If he worked throe days a-week, the hours would be 10 hours a-day; if six days a-week, he would work six hours a-day, or 36 hours a-week.


presumed there would be provisions in the Bill relating to education.


Yes; up to a certain age.


said, he apprehended, with regard to the question of penalties, that the manager would be the person who was responsible, and a question had been raised as to the equality of the penalties between the mine owner and the miner—that they should both be liable to the same description of penalty. It would be manifestly unfair that the owner of a mine who might be in Rome should be held responsible for an accident in his mine in England. The person held responsible should be the responsible manager, named by the owner, and that was a provision which he should like to see introduced into the Bill.


said, he wished to take the earliest opportunity of expressing his satisfaction that the Government had lost no time in producing this most important measure, in view of the state of public feeling on this question, and he knew from a telegram which he had received that afternoon that the large body of the coal owners in the North of England shared in that satisfaction. With regard to that public feeling he only wished that, in treating this very difficult, intricate, and technical matter, the amount of public knowledge was equal to the amount of public feeling on the subject. As representing a most important mining district, he knew the great difficulties of the question, and he could assure the Government every assistance that could be fairly expected would be given with a view to make the measure as perfect as possible. The coal owners of the North of England were not only willing, but anxious to assist in passing a reasonable measure; but, as there was a considerable amount of new and important matter in the Bill—while there was no wish for delay—it was necessary that the new matter should be carefully sifted, and therefore he hoped reasonable time would be given for considering it. He was glad that the right hon. Gentleman the Secretary of State for the Home Department intended to travel in the old road of inspection, and that he had banished the wild idea of interfering with the responsibility of owners to the extent of appointing sub-Inspectors, which really meant inferior men. So long as the selection of Inspectors rested on the responsibility of the Government the greatest pains would be taken to select the best and most competent men, but the number of Inspectors was simply a question of pounds, shillings, and pence. There was nothing in the existing law to prevent any additions to the present staff that might be necessary, if only the Treasury would sanction such increase. One matter which would require careful attention was the new proposal about examining managers. It was quite clear that the responsibility of selecting managers ought to rest on the owners of the mine, and he was not prepared to say that the responsibility should be diminished, but at all events the mine owners should have a voice in the composition of the examining Boards.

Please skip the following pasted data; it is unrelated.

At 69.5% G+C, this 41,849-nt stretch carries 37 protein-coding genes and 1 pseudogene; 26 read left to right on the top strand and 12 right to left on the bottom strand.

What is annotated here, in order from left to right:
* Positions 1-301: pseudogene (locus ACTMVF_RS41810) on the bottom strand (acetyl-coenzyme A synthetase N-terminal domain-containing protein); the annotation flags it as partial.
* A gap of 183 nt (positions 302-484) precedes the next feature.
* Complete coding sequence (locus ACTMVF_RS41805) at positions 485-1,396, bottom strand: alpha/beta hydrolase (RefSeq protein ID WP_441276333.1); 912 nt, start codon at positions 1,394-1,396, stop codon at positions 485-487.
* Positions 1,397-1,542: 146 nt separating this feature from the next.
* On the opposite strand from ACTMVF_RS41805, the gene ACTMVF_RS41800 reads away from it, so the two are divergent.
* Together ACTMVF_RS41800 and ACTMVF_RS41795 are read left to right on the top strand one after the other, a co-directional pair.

said, he was unwilling that all the approbation of this Bill should come from the other side of the House, and he must therefore thank his right hon. Friend the Secretary of State for the Home Department for the great care with which he had considered this measure. It was rarely the case that delay produced such improvements as justified the temporary neglect of the evils to be remedied, but in this case it had. He might mention one or two points of improvement. There was the sharpness with which responsibility attached to the owners and managers of mines, and the definite responsibility of the registered manager. He was glad that the Home Secretary did not intend largely to increase inspectors, for had he done so he would have diminished the responsibility which he now sought to create. He was very glad that his right hon. Friend had seen his way to adopt the suggestion he had made two years ago with regard to the certificates of managers. Objections were made to the certificates of merchant captains, but their examination had been found most beneficial, and led to a great saving of life and property, and he had no doubt a similar result would follow in this case. He approved of omitting the words "under ordinary circumstances." They were dangerous words, which might lead to great neglect of duty on the part of managers. For example, it was well known that explosive gases came more freely out of coal in a low state of the barometer, and, in such a case, increased ventilation was necessary. Would, however, a sudden fall of the barometer be characterized as an extraordinary circumstance? A manager of a mine, like a ship captain, was of no use unless he could adapt his management to circumstances which cease to be "ordinary." In short, so far as they had the Bill before them, it was a great improvement on the measure of last year, and likely to contribute largely to the safety of life and property.